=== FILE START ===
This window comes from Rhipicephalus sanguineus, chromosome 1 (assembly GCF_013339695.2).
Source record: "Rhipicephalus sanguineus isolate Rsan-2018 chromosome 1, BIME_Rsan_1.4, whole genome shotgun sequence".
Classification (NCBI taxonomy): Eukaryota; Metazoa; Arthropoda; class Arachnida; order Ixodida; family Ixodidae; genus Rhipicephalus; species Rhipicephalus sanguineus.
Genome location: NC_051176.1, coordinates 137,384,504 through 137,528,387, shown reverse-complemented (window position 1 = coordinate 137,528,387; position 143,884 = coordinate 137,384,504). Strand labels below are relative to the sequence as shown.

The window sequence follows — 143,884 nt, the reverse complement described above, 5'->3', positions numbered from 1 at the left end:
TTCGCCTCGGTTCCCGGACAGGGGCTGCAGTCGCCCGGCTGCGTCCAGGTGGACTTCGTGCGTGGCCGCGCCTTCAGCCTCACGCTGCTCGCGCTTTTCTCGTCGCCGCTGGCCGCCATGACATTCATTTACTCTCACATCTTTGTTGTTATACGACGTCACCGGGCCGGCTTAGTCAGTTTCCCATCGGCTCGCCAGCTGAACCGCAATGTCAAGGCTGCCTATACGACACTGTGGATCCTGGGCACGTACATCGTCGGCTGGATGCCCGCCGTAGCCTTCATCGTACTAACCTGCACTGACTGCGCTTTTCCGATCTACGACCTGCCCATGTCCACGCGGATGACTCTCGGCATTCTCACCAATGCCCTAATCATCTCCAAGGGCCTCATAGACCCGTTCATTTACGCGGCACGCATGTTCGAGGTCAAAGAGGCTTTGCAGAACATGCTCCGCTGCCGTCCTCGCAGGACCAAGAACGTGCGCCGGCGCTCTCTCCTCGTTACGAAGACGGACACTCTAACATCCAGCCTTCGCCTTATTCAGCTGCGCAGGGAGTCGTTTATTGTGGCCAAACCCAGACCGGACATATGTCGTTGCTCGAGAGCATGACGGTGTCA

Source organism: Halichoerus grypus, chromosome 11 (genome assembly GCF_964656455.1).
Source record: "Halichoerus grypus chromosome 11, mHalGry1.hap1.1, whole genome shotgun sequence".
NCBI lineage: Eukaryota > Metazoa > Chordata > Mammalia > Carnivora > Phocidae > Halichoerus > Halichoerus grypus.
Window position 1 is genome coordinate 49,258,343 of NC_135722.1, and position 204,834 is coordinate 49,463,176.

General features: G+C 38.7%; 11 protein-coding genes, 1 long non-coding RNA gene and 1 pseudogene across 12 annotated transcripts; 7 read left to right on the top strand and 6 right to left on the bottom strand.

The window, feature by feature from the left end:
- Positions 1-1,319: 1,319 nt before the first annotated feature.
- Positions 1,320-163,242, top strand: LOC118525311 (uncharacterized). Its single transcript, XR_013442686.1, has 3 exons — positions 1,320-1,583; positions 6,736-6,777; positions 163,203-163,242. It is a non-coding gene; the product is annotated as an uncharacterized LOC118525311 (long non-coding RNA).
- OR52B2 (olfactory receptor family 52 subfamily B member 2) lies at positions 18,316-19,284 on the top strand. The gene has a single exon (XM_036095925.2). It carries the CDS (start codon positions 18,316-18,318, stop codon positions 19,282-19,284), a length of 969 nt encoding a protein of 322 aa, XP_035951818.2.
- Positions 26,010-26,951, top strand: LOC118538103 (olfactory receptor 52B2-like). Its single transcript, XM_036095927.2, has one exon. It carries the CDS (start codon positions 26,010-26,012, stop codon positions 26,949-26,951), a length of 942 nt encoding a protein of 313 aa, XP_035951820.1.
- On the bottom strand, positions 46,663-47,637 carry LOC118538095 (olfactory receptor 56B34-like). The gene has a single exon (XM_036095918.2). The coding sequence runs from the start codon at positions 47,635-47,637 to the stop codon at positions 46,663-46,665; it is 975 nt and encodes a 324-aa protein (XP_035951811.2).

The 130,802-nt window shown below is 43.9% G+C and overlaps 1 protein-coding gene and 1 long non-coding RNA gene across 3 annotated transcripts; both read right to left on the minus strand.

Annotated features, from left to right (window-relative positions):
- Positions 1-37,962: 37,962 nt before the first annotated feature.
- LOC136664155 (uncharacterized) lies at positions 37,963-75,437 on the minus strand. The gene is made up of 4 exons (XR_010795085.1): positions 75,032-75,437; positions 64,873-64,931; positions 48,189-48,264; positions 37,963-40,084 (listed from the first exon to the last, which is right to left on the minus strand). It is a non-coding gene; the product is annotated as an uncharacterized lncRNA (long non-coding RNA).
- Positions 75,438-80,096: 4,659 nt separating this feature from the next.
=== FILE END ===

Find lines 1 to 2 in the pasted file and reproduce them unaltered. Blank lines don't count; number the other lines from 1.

This window comes from Rhipicephalus sanguineus, chromosome 1 (assembly GCF_013339695.2).
Source record: "Rhipicephalus sanguineus isolate Rsan-2018 chromosome 1, BIME_Rsan_1.4, whole genome shotgun sequence".